Isolating On Agar


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Posted by: Fungusmaximus Nov 30 02, 08:21 AM GMT
All right, Ive go a load of 2 pint jars full of karo/h2o growing clone samples, that are contamed w/ green mold. I'm waiting on some agar, dextrose, and petri dishes, right now. When they arrive, what/how do I need to get the clone isolated? I really really want this clone! Its a biggun, over a foot tall and thick! Can someone give me some advice? Thanks smile.gif unsure.gif

Posted by: DirtyWOP Nov 30 02, 08:34 AM GMT
Your gonna need your nice glovebox.....

What is the liquid culture like?
A chunk floating in water or is it blended?
Try to get the nicest substantial piece of mycelium or mushroom tissue out of that soggy mess and drop it in a jar of 3% peroxide to rinse it, and then transfer to a freshly made plate....

You might want to just leave the dish right there in the glovebox...
Agar contams easily....
And be sure to add H2o2 to you agar, since the mycelium is already diggin it.

Posted by: Fungusmaximus Nov 30 02, 08:38 AM GMT
I got chunks of original samples w/ new growing clouds of myc. wink.gif

Posted by: DirtyWOP Nov 30 02, 11:12 AM GMT

try to get the myc that is the farthest away from the green mold. Use the mush chunk if that isn't whats moldy....and don't disturb the contaminant spores

you know.....sometimes I've tossed liquid clone cultures because I thought the mushroom chunk had trich....but I dumped it, and it was just extremely bruised. Peroxide will do that.

Posted by: Nanook Nov 30 02, 12:56 PM GMT
What you are going to need to do is go in with a sterile needle into the cleanest portion of the culture and draw up a few drops of the cleanest stuff you can.

Shoot Peroxidated Agar, about 20 of them. Have another 10-20 clean plates standing by.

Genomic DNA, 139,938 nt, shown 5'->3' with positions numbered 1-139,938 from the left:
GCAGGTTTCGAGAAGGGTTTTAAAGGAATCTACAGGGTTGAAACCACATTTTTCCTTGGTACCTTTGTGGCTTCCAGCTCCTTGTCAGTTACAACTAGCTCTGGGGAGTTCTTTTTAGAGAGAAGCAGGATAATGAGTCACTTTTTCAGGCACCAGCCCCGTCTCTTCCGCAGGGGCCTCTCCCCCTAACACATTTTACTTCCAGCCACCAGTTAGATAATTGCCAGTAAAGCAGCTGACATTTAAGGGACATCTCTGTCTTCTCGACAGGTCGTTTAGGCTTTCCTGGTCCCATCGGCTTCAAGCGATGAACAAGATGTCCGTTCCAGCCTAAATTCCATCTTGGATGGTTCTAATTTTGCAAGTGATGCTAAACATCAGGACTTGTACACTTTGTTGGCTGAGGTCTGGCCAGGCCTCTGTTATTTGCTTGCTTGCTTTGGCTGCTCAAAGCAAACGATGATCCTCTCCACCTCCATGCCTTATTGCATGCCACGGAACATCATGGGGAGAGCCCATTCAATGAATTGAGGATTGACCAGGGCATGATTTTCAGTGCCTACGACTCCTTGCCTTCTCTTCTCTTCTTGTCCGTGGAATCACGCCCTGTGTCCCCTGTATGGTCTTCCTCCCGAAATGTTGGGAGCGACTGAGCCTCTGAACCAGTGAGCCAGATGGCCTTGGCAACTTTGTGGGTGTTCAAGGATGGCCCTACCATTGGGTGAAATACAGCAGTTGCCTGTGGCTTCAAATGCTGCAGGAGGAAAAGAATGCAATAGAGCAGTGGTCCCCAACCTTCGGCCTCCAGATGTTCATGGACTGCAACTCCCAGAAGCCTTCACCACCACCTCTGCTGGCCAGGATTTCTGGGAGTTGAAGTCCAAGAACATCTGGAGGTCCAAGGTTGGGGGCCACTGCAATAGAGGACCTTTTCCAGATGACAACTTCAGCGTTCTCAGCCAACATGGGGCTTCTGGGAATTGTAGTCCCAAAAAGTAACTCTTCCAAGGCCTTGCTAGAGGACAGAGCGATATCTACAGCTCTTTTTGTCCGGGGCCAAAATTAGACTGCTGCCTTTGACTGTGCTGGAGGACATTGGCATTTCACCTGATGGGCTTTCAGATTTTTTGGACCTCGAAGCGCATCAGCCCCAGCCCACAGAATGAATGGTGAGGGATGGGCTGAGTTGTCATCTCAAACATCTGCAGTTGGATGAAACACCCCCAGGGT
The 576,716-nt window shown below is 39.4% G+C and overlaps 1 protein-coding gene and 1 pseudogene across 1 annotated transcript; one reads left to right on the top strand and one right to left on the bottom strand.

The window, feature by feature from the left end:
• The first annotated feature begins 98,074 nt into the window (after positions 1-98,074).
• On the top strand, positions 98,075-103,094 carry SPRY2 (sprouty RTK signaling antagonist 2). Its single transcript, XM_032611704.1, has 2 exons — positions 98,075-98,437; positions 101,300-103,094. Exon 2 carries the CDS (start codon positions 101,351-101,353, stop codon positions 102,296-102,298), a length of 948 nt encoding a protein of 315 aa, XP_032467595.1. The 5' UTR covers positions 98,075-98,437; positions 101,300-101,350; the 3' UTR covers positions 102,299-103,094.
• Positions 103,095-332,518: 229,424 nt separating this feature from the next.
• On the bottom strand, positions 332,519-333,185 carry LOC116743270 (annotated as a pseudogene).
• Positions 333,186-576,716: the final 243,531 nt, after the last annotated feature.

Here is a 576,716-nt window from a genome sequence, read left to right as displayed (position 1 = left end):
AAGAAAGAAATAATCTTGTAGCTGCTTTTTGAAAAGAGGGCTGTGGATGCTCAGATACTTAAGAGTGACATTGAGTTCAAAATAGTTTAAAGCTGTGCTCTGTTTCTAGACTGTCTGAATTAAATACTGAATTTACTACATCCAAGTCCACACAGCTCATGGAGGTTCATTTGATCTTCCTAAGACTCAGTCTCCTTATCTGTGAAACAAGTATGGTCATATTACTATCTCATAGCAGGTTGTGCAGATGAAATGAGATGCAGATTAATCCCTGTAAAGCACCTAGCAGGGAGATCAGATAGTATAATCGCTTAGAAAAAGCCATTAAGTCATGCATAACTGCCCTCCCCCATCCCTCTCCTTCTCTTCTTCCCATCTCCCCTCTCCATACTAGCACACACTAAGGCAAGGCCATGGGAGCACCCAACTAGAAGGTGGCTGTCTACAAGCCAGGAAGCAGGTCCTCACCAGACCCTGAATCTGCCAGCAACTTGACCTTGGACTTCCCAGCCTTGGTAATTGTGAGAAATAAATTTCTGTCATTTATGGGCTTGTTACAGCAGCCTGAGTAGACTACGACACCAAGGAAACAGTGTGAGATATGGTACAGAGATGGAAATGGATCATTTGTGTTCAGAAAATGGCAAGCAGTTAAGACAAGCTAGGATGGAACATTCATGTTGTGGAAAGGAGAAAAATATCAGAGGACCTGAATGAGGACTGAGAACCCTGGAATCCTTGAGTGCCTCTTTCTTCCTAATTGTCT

Shoot 20 plates with a drop of inoculum each. If you get any clean plates, culture them out. If you do not get clean plates you must perform transfers: take a wedge of peroxidated agar and place it upside down on a clean plate... Hopefully clean mycelia will grow out, while contam spores remain trapped in the sanitizing agar.

See: Dirty Prints

Posted by: Fungusmaximus Dec 02 02, 05:39 AM GMT
No wop, this is trich. I shot a load of jars and its greener than a leprachaun on st patty's day, smells like ass too bleah.gif I wish it was, only bruising.

I cant see the mold spores in the karo, or the mold. It looks like a great culture, but Ive shot it in a few different syringes and the same results.
Unless its the glovebox!? unsure.gif but there is always so much lysol floating around in there it chokes me to open it. I even keep lysol wipes laid inside to set my tools on.

Can I shoot some peroxide into the karo solution before I drop on peroxidated plates?


And would a uv light fish tank water filter work in sterilizing liquid cultures??


Posted by: DirtyWOP Dec 02 02, 08:15 AM GMT
How the hell would we know?
try it man!

probably no point in shooting H202 in there now. I thought it was already in the liquid culture when you wrote karo/h20....I misunderstood you.

Try not to get the thing all stirred up in you can. The mold spores are in there somewhere, you just got to find out where.


Posted by: Nanook Dec 02 02, 04:54 PM GMT
UV is going to cause some genetic damage so that is pretty much out for this application. You can squirt some peroxide right into the karo, but mind you... peroxide does little against Trich

Posted by: Fungusmaximus Dec 02 02, 07:01 PM GMT
Wont it at least kill the spores??

Posted by: Fungusmaximus Dec 04 02, 10:11 PM GMT
How do I mix agar agar?

I have a lb of dextrose also do I need other additives to grow a good culture?

Posted by: czen Dec 04 02, 10:19 PM GMT
Here's the method I used. Worked pretty good.


Agar for Dummies

Posted by: Fungusmaximus Dec 05 02, 10:05 AM GMT
Thanks CZEN wub.gif

Posted by: czen Dec 05 02, 10:49 AM GMT
Fungusmaximus...

Here's Workman's method using instant potato flakes. I'm going to give it a shot next:


Here is my suggested formula:
18-25 grams of agar/dextrose premix
5 grams of instant potatos
500 ml of water
This should do around 20 standard petri dishes if you pour them fairly thin. Good luck.

Have a good one,
czen

Posted by: Fungusmaximus Dec 05 02, 02:53 PM GMT
I found these fat round little spice jars 8 I think, for 3$. They seem like the glass will hold up in the pc, so I can process the agar. And that way I have a bunch of smaller jars of agar so I dont contam the whole batch at once, IMO this will make the odds a little more in my favor. Ill let you know how they hold up.

Posted by: Fungusmaximus Dec 06 02, 07:29 PM GMT
How do I sterilize those plastic petri's from sporeworks?? They feel thin, way too thin to PC... unsure.gif

Posted by: czen Dec 06 02, 07:35 PM GMT
Hello again,

I got some of the presterilized plastic ones, too. I asked Nan and he said